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Taxicard cuts are ‘severe blow’ to disabled Londoners

New cuts and fare increases across London’s Taxicard system will be a “severe blow” to the freedom and independence of thousands of disabled and older people and push them further into poverty, say campaigners.

London Councils (LC) – the organisation representing the capital’s local authorities – has told the 32 individual borough councils that take part in Taxicard to limit the benefits of the scheme, which is used by 88,000 Londoners who find it hard to use public transport.

Four campaigning organisations – Inclusion London, Transport for All, London Visual Impairment Forum and Age Concern London – had asked London Councils to protect the scheme, which is funded by London boroughs and Transport for London.

The letter said the cuts and fare increases would mean “greater poverty” for thousands of disabled and older people on low incomes who were already facing drastic cuts in public spending.

They are particularly angry about the decision to end “double swiping”, which allows Taxicard users to use two credits on a single trip, doubling their range to six-to-eight miles from home.

Their letter said: “Ending double swiping is, for those with no other means of transport, effectively imprisoning them within a radius of a few miles around their house.”

Taxicard users will also have to pay at least £2.50 per trip as a contribution – an increase of £1 – while the maximum subsidy per trip will be cut by £1.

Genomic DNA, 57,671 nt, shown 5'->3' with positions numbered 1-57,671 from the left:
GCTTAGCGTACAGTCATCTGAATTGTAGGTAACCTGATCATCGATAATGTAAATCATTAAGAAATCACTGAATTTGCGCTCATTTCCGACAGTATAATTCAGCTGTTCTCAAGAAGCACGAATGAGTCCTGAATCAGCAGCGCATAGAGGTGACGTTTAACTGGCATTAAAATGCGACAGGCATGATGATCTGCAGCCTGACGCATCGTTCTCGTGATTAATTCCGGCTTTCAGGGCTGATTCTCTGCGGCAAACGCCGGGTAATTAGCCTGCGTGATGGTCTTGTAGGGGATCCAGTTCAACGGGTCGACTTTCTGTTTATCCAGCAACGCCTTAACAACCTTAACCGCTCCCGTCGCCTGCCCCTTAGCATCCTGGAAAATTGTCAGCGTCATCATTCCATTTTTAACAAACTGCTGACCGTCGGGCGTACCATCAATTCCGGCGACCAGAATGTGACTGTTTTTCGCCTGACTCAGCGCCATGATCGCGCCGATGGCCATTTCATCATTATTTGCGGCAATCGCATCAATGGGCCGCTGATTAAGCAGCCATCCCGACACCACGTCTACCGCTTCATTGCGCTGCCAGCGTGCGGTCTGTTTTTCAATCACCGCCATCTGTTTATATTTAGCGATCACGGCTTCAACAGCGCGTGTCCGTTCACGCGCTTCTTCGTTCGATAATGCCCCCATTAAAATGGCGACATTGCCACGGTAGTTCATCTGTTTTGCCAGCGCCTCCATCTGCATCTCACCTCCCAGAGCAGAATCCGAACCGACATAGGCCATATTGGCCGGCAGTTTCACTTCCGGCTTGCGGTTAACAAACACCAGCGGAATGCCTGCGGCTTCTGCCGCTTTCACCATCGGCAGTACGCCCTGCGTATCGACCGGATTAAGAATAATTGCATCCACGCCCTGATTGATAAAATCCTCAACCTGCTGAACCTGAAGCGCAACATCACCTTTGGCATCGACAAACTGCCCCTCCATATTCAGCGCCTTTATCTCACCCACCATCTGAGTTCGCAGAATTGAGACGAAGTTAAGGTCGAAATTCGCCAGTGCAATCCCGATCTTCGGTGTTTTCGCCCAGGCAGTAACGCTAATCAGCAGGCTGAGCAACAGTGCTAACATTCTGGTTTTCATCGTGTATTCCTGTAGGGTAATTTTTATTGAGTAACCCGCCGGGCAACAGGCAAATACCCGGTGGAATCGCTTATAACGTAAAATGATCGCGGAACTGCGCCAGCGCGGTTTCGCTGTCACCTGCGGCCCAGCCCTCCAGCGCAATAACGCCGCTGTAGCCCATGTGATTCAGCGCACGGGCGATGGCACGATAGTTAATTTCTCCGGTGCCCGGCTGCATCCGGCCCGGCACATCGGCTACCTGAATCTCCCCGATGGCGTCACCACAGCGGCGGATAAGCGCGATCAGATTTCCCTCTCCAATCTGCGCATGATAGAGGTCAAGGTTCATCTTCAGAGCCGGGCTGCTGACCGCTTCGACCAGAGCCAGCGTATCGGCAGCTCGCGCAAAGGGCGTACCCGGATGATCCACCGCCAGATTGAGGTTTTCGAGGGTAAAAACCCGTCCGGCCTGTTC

And they will be allowed a maximum of one return trip a week, an increase in some boroughs but a sharp fall in others.

Faryal Velmi, director of Transport for All, said the changes were “rushed through with no opportunity for Taxicard users to have their say” and that more time was needed for a full consultation.

A London Councils spokeswoman said: “London Councils’ transport and environment committee has recommended a series of changes and it is down to individual boroughs to consult and decide in their area.”

While this is true, councils that fail to implement the changes and then spend more than their allocated budget will be suspended from the scheme for the rest of the year.

London Councils said the changes were needed because Taxicard journeys had risen by 18 per cent, from 741,142 between April and August 2009 to 872,824 between April and August 2010.

Without the new measures, spending would exceed the scheme’s £19.2 million budget for 2010-11.

And she said the £1.50 minimum cost of a trip had not increased in more than 10 years.

But she was unable to confirm claims that the maximum subsidies payable per trip had also not risen for at least five years, cutting the distance disabled people can travel in a single Taxicard trip.

News provided by John Pring at